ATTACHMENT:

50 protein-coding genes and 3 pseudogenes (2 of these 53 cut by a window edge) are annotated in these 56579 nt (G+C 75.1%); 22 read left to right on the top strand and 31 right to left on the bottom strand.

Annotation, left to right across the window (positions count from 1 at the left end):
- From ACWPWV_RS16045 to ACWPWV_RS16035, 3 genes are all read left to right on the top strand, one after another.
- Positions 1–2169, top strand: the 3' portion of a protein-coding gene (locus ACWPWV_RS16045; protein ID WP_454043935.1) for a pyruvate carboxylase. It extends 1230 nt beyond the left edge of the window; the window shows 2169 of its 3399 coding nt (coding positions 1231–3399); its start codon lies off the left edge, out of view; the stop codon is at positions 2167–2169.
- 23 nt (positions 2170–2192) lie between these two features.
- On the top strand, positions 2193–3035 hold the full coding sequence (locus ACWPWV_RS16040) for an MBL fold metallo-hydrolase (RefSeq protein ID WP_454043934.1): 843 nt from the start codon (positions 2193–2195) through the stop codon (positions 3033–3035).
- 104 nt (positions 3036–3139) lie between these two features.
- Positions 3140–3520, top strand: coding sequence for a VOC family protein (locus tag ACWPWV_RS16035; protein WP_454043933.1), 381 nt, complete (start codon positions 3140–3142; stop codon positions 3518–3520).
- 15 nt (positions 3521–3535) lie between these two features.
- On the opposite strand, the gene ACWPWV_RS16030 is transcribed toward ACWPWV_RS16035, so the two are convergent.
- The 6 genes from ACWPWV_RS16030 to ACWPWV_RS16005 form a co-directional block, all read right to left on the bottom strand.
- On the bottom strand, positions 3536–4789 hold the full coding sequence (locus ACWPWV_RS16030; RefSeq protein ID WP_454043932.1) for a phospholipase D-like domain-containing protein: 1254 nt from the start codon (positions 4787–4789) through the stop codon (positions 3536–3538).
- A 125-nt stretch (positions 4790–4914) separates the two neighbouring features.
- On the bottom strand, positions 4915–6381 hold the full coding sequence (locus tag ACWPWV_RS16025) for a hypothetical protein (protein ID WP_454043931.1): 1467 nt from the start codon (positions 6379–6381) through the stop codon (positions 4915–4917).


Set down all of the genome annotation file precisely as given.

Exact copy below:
50 protein-coding genes and 3 pseudogenes (2 of these 53 cut by a window edge) are annotated in these 56579 nt (G+C 75.1%); 22 read left to right on the top strand and 31 right to left on the bottom strand.

Annotation, left to right across the window (positions count from 1 at the left end):
- From ACWPWV_RS16045 to ACWPWV_RS16035, 3 genes are all read left to right on the top strand, one after another.
- Positions 1–2169, top strand: the 3' portion of a protein-coding gene (locus ACWPWV_RS16045; protein ID WP_454043935.1) for a pyruvate carboxylase. It extends 1230 nt beyond the left edge of the window; the window shows 2169 of its 3399 coding nt (coding positions 1231–3399); its start codon lies off the left edge, out of view; the stop codon is at positions 2167–2169.
- 23 nt (positions 2170–2192) lie between these two features.
- On the top strand, positions 2193–3035 hold the full coding sequence (locus ACWPWV_RS16040) for an MBL fold metallo-hydrolase (RefSeq protein ID WP_454043934.1): 843 nt from the start codon (positions 2193–2195) through the stop codon (positions 3033–3035).
- 104 nt (positions 3036–3139) lie between these two features.
- Positions 3140–3520, top strand: coding sequence for a VOC family protein (locus tag ACWPWV_RS16035; protein WP_454043933.1), 381 nt, complete (start codon positions 3140–3142; stop codon positions 3518–3520).
- 15 nt (positions 3521–3535) lie between these two features.
- On the opposite strand, the gene ACWPWV_RS16030 is transcribed toward ACWPWV_RS16035, so the two are convergent.
- The 6 genes from ACWPWV_RS16030 to ACWPWV_RS16005 form a co-directional block, all read right to left on the bottom strand.
- On the bottom strand, positions 3536–4789 hold the full coding sequence (locus ACWPWV_RS16030; RefSeq protein ID WP_454043932.1) for a phospholipase D-like domain-containing protein: 1254 nt from the start codon (positions 4787–4789) through the stop codon (positions 3536–3538).
- A 125-nt stretch (positions 4790–4914) separates the two neighbouring features.
- On the bottom strand, positions 4915–6381 hold the full coding sequence (locus tag ACWPWV_RS16025) for a hypothetical protein (protein ID WP_454043931.1): 1467 nt from the start codon (positions 6379–6381) through the stop codon (positions 4915–4917).